Eight Gaddafi warships in the ports of Tripoli, Al Khums and Sirte were hit by NATO air strikes Friday. NATO said the strikes were made to protect the civilian population given the regime's “escalating use of naval assets”.
REUTERS - NATO aircraft hit eight warships of Libyan leader Moamer Kadhafi's forces overnight Friday in the ports of Tripoli, Al Khums and Sirte, the Atlantic alliance said in a statement.
"NATO and coalition air assets continued their precision airstrikes against pro-Kadhafi regime forces overnight with a coordinated strike against pro-Kadhafi forces in the ports of Tripoli, Al Khums and Sirte," the statement said.
"Overnight, NATO aircraft hit pro-Kadhafi warships, striking eight vessels," it added.
"All NATO's targets are military in nature and are directly linked to the Kadhafi regime's systematic attacks on the Libyan people," said Rear-Admiral Russell Harding, Deputy Commander Operation Unified Protector.
"Given the escalating use of naval assets, NATO had no choice but to take decisive action to protect the civilian population of Libya and NATO forces at sea," he further added.
Fresh explosions were heard in the Libyan capital Tripoli early Friday hours after NATO air strikes targeted the city's port, with a ship still ablaze after the raid.
An AFP journalist, part of a group sent by the authorities to a bridge facing the port about a kilometre (less than a mile) away, was unable to determine whether the blazing ship was a military or civilian vessel.
The NATO statement said: "Over the past couple of weeks we have witnessed indiscriminate mining and the escalating use of force by pro-Kadhafi maritime forces.
"This has directly disrupted the safe flow of desperately needed humanitarian assistance and put NATO forces at risk. This development of pro-Kadhafi tactics has also demonstrated a clear intent to attack NATO forces.
"Last night, NATO took deliberate action in carefully planned and coordinated responses to demonstrate our resolve to protect the civilian population of Libya, using appropriate and proportionate force."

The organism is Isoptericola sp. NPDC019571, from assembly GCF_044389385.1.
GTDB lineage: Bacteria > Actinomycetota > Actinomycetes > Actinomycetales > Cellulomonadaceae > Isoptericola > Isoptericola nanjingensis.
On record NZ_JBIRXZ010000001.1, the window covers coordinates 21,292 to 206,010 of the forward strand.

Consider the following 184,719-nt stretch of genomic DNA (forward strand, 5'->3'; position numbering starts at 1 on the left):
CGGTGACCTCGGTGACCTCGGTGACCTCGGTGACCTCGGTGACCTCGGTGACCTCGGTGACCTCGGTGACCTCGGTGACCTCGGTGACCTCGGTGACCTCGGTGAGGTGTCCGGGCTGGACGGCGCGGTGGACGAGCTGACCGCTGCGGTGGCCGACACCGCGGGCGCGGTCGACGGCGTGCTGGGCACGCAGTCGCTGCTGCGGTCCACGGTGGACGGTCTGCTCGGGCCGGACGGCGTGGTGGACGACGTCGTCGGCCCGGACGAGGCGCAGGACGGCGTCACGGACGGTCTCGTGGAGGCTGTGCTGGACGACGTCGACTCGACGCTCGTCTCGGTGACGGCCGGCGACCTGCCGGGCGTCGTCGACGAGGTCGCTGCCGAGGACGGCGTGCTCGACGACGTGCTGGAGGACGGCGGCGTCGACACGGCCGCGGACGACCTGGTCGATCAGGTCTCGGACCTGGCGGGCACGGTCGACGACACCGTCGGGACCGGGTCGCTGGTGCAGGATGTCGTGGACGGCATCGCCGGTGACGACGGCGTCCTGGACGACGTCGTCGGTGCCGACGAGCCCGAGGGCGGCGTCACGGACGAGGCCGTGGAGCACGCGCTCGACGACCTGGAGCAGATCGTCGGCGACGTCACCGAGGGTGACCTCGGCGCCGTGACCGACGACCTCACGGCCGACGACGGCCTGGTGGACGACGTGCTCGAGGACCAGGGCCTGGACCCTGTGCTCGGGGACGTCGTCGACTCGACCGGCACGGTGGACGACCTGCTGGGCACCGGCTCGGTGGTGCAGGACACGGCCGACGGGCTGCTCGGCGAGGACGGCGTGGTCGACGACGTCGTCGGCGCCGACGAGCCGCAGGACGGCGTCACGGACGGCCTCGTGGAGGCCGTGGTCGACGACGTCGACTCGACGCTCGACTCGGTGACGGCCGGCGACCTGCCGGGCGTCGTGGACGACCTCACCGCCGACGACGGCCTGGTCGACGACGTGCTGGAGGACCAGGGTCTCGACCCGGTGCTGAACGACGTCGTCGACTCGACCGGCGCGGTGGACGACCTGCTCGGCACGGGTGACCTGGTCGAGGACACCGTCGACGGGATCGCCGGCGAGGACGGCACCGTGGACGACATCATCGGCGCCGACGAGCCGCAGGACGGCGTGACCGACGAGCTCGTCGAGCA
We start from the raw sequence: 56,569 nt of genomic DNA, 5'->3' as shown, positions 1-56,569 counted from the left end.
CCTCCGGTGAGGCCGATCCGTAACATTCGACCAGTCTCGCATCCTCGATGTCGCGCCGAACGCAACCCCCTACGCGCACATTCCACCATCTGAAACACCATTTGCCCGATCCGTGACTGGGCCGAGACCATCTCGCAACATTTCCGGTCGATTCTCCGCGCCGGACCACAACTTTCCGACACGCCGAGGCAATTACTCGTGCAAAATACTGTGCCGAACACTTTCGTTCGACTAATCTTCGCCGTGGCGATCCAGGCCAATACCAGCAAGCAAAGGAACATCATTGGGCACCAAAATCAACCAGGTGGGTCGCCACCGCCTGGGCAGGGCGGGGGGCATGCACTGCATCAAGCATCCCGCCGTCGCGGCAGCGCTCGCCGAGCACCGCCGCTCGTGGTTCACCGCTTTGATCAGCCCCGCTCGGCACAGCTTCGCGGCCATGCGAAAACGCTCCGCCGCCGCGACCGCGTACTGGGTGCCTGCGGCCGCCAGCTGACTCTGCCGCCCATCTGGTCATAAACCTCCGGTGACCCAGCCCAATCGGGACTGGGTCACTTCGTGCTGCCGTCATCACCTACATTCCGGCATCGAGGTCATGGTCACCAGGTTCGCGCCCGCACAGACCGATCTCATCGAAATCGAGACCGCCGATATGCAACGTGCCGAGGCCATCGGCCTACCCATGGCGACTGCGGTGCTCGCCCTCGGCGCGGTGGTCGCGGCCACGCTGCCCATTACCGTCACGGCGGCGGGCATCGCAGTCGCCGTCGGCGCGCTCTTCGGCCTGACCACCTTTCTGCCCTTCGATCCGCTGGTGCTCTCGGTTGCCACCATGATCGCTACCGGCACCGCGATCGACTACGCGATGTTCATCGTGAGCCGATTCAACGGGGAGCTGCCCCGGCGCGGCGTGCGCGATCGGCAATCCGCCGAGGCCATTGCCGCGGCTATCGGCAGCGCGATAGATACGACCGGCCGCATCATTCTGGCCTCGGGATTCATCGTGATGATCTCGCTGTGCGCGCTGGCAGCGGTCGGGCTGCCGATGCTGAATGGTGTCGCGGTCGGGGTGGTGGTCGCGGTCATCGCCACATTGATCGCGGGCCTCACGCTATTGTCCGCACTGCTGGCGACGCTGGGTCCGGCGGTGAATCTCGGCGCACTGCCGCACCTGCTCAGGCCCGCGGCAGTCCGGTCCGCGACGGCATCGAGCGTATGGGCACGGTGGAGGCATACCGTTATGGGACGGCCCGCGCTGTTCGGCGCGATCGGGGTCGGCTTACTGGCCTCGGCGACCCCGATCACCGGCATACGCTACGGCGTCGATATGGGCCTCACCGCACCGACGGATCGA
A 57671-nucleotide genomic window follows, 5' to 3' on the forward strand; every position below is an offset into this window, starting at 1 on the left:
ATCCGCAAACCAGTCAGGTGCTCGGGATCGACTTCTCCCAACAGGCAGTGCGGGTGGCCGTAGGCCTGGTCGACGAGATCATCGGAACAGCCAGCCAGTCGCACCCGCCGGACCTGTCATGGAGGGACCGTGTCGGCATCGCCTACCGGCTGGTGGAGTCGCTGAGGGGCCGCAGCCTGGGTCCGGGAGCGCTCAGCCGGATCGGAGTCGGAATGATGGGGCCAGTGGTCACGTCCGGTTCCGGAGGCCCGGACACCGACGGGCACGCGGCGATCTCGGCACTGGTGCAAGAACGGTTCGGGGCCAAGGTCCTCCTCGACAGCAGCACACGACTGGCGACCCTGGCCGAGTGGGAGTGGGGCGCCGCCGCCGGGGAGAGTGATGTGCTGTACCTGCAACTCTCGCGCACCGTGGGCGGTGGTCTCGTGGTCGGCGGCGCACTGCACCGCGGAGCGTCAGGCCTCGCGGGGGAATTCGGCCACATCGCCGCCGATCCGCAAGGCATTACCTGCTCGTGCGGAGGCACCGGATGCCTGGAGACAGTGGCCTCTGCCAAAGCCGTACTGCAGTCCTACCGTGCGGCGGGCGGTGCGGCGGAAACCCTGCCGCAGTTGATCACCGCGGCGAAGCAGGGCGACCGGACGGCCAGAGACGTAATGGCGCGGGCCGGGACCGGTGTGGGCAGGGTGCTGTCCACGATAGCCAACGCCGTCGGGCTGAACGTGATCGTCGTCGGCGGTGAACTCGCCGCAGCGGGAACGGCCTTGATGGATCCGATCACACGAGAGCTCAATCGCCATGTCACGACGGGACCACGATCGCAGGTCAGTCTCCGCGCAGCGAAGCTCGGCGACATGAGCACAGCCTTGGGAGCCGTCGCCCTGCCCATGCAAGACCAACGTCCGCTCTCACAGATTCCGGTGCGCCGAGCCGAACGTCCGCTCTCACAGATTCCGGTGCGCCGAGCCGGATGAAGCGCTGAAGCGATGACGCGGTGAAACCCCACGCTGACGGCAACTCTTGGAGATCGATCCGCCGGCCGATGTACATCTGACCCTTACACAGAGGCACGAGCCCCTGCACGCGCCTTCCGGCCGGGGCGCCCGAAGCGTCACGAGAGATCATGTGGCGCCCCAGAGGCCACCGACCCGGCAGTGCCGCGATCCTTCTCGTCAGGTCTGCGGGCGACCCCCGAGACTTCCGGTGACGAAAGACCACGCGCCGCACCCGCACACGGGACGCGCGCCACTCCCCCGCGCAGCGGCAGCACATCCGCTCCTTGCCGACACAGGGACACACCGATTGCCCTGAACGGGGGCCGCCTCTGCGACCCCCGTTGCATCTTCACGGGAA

Rear-Admiral Harding said: "All the vessels targeted last night were naval warships with no civilian utility."
Earlier, regime spokesman Mussa Ibrahim told a press conference in the Libyan capital: "I have just learned that the port of Tripoli is now being targeted by NATO air raids. I am told that a boat has been hit."
He did not give further details on the vessel, but told the journalists: "Whatever the ship that has been hit, it is clearly a message sent by NATO to the international maritime companies not to send any more vessels to Libya."
Witnesses told AFP that they heard at least four explosions in the port and saw columns of smoke rising from the area.
"Military and civilian sites are currently the targets of raids by the colonialist Crusader aggressor," Libyan state television said.
The NATO statement said that on April 29, "pro-Kadhafi forces used pro-Kadhafi maritime assets to mine the entrance to the port of Misrata. On a further three occasions, pro-Kadhafi maritime assets have been intercepted by NATO ships. This included an incident where NATO interdicted a booby-trapped vessel leading to the discovery and subsequent destruction of one tonne of explosives at sea.
"Since the start of NATO's mission, we have been vocal and pro-active in instructing pro-Kadhafi forces to lay down their arms. We have communicated our desire for them to move away from military equipment, military installations and maritime assets," the statement said.
"NATO has constantly adapted to the rapidly changing and dynamic situation in Libya and at sea. This is a complex campaign, which is being conducted within the United Nations Security Council Resolutions 1970 and 1973. This mandate legally authorised the use of all necessary measures to protect the civilian population of Libya."
Tripoli is targeted nearly daily with air raids by the international coalition, which launched strikes on March 19 to prevent strongman Kadhafi's forces from attacking civilians.
NATO took over command of the operation on March 31.
Date created : 2011-05-20